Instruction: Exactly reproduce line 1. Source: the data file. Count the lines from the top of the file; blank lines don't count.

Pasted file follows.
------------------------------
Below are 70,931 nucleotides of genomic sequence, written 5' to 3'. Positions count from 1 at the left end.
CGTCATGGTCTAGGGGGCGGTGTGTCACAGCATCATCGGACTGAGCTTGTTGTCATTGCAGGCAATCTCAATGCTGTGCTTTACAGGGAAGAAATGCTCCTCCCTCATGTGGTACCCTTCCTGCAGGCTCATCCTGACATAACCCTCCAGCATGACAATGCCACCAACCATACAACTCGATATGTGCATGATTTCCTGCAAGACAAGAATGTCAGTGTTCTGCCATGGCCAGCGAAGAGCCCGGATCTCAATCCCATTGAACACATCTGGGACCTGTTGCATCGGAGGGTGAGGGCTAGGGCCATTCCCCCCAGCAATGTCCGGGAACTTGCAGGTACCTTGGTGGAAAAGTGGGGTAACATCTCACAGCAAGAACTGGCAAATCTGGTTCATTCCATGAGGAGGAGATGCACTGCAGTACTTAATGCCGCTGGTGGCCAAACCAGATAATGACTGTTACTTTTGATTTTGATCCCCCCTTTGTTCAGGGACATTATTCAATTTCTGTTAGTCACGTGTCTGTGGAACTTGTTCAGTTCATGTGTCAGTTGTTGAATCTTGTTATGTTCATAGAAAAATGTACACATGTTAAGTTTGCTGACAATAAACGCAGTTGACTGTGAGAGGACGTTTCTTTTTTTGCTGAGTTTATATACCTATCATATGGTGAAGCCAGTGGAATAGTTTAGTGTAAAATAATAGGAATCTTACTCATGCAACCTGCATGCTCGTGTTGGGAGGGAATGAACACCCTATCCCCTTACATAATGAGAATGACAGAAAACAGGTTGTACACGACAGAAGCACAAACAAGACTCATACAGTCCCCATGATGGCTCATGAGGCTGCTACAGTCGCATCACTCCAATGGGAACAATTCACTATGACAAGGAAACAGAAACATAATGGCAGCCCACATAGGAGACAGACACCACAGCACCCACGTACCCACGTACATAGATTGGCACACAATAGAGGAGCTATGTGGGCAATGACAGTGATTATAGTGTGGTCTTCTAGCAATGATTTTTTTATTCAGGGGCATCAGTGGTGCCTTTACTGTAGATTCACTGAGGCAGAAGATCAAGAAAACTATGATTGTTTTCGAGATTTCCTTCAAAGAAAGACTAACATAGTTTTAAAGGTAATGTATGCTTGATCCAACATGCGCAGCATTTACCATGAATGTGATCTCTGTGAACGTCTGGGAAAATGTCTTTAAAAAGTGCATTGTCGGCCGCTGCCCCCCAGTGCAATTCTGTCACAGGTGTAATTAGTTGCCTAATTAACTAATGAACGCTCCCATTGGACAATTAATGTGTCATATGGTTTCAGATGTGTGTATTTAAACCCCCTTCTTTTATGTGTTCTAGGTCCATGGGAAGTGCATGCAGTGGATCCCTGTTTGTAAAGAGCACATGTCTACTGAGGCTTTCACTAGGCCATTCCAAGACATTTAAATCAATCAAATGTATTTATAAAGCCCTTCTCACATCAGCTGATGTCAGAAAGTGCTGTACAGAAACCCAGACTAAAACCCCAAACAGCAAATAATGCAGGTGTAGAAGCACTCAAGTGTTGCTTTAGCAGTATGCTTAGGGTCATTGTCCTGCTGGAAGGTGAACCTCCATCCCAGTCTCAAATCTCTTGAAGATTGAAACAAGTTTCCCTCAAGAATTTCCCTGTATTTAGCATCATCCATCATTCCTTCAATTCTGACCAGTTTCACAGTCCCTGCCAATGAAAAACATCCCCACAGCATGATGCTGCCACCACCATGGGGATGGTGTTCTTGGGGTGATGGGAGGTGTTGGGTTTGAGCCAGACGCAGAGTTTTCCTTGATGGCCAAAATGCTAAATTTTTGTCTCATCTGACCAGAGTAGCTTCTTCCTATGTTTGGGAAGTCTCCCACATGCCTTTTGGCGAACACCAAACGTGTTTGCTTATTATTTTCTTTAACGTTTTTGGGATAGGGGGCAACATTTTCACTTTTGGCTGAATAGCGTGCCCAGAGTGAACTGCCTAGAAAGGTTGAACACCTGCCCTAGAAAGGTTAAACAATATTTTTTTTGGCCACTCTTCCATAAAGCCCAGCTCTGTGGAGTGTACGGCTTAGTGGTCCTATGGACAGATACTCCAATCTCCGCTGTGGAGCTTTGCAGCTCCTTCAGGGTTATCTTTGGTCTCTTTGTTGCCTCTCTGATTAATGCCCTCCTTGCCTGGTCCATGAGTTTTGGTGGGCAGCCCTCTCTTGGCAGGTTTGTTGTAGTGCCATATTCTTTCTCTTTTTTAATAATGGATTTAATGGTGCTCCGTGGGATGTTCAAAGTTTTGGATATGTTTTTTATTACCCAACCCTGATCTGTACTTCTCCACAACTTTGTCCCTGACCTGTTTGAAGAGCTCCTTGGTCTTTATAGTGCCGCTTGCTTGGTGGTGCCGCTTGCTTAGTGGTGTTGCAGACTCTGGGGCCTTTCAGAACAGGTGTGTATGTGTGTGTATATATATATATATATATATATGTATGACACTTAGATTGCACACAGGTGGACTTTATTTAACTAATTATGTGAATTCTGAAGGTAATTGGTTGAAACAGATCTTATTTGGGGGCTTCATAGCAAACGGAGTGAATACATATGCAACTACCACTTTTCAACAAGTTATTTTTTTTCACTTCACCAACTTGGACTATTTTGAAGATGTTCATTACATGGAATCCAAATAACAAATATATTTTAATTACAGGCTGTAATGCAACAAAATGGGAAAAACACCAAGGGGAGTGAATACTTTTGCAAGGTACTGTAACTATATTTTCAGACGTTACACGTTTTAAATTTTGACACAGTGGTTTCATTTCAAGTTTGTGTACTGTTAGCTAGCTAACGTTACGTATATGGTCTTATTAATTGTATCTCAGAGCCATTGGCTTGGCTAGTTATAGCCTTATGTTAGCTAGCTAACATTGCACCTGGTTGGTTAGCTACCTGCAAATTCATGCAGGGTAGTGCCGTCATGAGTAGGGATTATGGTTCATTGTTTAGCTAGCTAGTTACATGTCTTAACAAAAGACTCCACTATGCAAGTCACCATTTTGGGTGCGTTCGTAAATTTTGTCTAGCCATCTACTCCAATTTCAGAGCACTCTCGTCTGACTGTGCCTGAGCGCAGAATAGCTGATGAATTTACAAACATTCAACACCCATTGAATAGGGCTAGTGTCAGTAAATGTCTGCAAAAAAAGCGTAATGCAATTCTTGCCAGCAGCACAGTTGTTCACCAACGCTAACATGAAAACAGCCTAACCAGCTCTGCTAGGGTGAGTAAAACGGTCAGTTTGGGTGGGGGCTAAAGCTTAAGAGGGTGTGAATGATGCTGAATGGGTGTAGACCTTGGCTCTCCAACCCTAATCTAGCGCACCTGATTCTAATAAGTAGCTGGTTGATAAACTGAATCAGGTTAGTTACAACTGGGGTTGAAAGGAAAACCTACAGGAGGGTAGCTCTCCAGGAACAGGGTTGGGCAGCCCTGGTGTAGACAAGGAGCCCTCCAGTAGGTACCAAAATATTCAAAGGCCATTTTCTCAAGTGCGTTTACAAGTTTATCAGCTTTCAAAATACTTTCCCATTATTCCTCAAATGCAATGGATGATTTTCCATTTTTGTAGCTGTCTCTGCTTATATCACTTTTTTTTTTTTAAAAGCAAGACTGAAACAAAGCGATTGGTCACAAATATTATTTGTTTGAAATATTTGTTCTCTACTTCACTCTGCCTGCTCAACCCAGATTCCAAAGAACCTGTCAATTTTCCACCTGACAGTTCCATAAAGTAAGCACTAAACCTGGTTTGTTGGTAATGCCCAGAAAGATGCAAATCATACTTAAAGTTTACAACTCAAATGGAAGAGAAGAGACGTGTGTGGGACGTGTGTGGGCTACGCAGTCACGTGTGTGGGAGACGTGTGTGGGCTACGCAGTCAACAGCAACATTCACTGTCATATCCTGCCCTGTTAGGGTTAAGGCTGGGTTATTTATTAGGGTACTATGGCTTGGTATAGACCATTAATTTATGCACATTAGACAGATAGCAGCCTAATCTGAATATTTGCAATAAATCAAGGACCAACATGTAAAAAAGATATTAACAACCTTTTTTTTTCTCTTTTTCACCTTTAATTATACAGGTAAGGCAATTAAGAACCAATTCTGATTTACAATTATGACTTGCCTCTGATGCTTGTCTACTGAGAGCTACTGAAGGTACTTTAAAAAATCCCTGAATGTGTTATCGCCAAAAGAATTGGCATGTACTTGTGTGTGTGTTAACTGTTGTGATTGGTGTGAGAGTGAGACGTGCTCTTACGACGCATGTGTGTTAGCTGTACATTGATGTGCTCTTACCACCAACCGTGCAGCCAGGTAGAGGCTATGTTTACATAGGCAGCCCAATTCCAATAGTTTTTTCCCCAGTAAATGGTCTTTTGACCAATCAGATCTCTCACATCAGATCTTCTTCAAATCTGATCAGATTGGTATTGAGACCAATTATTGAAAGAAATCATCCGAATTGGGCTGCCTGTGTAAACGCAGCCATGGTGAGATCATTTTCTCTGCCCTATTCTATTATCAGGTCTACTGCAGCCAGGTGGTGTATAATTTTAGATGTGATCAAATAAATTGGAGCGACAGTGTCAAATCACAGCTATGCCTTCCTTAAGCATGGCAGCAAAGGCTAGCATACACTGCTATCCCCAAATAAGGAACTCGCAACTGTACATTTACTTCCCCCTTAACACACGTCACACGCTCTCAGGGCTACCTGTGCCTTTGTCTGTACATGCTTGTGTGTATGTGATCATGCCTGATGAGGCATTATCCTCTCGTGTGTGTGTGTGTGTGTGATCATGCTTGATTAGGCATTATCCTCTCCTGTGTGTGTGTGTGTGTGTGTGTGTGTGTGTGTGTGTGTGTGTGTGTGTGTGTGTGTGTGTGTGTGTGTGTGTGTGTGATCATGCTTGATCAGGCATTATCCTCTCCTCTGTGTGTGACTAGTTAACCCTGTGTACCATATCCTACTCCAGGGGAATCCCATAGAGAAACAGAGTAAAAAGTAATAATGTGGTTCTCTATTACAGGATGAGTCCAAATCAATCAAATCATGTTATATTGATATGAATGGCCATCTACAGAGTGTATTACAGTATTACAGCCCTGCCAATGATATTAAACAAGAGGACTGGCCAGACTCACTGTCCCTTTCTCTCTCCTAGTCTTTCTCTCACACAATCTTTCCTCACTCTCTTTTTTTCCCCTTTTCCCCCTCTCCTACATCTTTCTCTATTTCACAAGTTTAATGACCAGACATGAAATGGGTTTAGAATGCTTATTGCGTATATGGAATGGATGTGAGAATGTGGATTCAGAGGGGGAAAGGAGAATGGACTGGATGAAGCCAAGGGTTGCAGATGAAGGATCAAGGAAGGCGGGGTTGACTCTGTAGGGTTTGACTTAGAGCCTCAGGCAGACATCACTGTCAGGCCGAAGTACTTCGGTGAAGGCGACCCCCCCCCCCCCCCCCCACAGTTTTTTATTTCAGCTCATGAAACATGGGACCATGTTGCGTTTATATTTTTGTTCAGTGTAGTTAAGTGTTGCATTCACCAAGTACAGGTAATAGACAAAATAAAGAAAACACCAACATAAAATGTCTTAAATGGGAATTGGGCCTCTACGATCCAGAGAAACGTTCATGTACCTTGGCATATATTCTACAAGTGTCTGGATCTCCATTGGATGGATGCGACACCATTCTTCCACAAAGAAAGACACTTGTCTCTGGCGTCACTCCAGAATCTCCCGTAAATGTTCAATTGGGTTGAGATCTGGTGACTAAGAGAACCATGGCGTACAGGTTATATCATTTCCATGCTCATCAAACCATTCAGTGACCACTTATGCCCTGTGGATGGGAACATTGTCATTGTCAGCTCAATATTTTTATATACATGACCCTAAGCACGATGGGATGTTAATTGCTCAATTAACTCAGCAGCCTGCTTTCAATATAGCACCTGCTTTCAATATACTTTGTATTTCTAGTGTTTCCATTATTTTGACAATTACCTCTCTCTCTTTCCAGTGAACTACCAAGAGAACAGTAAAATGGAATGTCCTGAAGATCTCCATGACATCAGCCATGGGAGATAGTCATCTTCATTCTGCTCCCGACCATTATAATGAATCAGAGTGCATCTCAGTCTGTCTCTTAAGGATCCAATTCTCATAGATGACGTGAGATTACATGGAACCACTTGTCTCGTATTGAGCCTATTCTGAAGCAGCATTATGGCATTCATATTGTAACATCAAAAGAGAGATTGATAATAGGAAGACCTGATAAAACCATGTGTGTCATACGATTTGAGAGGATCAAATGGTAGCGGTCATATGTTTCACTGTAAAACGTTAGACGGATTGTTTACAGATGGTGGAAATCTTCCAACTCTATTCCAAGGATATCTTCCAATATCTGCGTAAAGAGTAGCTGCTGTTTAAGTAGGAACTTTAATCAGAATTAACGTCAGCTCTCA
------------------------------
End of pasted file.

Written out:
Below are 70,931 nucleotides of genomic sequence, written 5' to 3'. Positions count from 1 at the left end.